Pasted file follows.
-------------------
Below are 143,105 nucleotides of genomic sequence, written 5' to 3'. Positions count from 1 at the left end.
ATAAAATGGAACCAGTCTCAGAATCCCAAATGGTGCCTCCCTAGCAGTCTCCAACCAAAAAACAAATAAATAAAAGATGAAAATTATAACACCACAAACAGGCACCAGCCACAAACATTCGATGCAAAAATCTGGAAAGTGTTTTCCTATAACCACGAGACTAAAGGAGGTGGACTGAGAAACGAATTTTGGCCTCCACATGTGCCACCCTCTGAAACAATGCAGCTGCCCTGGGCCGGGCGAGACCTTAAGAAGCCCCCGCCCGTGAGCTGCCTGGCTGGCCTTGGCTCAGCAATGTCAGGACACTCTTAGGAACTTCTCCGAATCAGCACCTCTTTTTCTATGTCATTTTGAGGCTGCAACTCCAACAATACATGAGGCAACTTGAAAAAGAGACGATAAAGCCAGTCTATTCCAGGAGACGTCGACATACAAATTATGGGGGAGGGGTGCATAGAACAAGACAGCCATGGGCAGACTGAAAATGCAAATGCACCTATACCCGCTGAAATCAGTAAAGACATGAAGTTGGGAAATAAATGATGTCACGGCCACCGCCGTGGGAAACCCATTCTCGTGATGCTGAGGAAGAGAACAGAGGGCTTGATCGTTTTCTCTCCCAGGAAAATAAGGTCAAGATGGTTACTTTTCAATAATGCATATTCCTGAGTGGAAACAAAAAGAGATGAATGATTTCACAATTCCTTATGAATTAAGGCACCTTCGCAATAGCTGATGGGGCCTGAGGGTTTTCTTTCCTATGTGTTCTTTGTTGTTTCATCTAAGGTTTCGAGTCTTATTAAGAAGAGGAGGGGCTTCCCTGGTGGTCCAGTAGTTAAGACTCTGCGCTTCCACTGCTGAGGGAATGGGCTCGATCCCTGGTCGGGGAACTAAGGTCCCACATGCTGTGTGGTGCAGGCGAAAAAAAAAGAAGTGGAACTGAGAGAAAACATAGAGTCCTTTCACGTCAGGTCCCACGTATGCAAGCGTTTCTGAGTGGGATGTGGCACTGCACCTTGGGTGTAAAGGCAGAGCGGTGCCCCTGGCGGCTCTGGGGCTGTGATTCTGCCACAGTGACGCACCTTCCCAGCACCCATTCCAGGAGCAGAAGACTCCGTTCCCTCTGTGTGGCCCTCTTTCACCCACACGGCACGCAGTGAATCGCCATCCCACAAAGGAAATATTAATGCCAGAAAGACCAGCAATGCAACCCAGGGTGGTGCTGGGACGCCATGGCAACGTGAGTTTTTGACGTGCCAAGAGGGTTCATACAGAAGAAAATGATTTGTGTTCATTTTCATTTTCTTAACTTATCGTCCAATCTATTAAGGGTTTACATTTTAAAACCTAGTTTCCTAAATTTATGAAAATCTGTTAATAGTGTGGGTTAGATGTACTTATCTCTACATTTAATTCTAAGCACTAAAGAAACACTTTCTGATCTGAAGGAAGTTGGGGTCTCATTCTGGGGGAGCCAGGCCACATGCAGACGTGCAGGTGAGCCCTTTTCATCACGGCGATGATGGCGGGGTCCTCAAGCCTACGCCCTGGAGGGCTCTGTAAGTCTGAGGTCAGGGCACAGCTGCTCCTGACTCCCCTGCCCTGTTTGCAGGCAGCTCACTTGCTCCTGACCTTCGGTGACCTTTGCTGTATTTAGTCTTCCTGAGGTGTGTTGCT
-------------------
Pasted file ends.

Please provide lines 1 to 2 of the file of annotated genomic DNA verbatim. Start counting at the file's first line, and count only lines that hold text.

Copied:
Below are 143,105 nucleotides of genomic sequence, written 5' to 3'. Positions count from 1 at the left end.
ATAAAATGGAACCAGTCTCAGAATCCCAAATGGTGCCTCCCTAGCAGTCTCCAACCAAAAAACAAATAAATAAAAGATGAAAATTATAACACCACAAACAGGCACCAGCCACAAACATTCGATGCAAAAATCTGGAAAGTGTTTTCCTATAACCACGAGACTAAAGGAGGTGGACTGAGAAACGAATTTTGGCCTCCACATGTGCCACCCTCTGAAACAATGCAGCTGCCCTGGGCCGGGCGAGACCTTAAGAAGCCCCCGCCCGTGAGCTGCCTGGCTGGCCTTGGCTCAGCAATGTCAGGACACTCTTAGGAACTTCTCCGAATCAGCACCTCTTTTTCTATGTCATTTTGAGGCTGCAACTCCAACAATACATGAGGCAACTTGAAAAAGAGACGATAAAGCCAGTCTATTCCAGGAGACGTCGACATACAAATTATGGGGGAGGGGTGCATAGAACAAGACAGCCATGGGCAGACTGAAAATGCAAATGCACCTATACCCGCTGAAATCAGTAAAGACATGAAGTTGGGAAATAAATGATGTCACGGCCACCGCCGTGGGAAACCCATTCTCGTGATGCTGAGGAAGAGAACAGAGGGCTTGATCGTTTTCTCTCCCAGGAAAATAAGGTCAAGATGGTTACTTTTCAATAATGCATATTCCTGAGTGGAAACAAAAAGAGATGAATGATTTCACAATTCCTTATGAATTAAGGCACCTTCGCAATAGCTGATGGGGCCTGAGGGTTTTCTTTCCTATGTGTTCTTTGTTGTTTCATCTAAGGTTTCGAGTCTTATTAAGAAGAGGAGGGGCTTCCCTGGTGGTCCAGTAGTTAAGACTCTGCGCTTCCACTGCTGAGGGAATGGGCTCGATCCCTGGTCGGGGAACTAAGGTCCCACATGCTGTGTGGTGCAGGCGAAAAAAAAAGAAGTGGAACTGAGAGAAAACATAGAGTCCTTTCACGTCAGGTCCCACGTATGCAAGCGTTTCTGAGTGGGATGTGGCACTGCACCTTGGGTGTAAAGGCAGAGCGGTGCCCCTGGCGGCTCTGGGGCTGTGATTCTGCCACAGTGACGCACCTTCCCAGCACCCATTCCAGGAGCAGAAGACTCCGTTCCCTCTGTGTGGCCCTCTTTCACCCACACGGCACGCAGTGAATCGCCATCCCACAAAGGAAATATTAATGCCAGAAAGACCAGCAATGCAACCCAGGGTGGTGCTGGGACGCCATGGCAACGTGAGTTTTTGACGTGCCAAGAGGGTTCATACAGAAGAAAATGATTTGTGTTCATTTTCATTTTCTTAACTTATCGTCCAATCTATTAAGGGTTTACATTTTAAAACCTAGTTTCCTAAATTTATGAAAATCTGTTAATAGTGTGGGTTAGATGTACTTATCTCTACATTTAATTCTAAGCACTAAAGAAACACTTTCTGATCTGAAGGAAGTTGGGGTCTCATTCTGGGGGAGCCAGGCCACATGCAGACGTGCAGGTGAGCCCTTTTCATCACGGCGATGATGGCGGGGTCCTCAAGCCTACGCCCTGGAGGGCTCTGTAAGTCTGAGGTCAGGGCACAGCTGCTCCTGACTCCCCTGCCCTGTTTGCAGGCAGCTCACTTGCTCCTGACCTTCGGTGACCTTTGCTGTATTTAGTCTTCCTGAGGTGTGTTGCT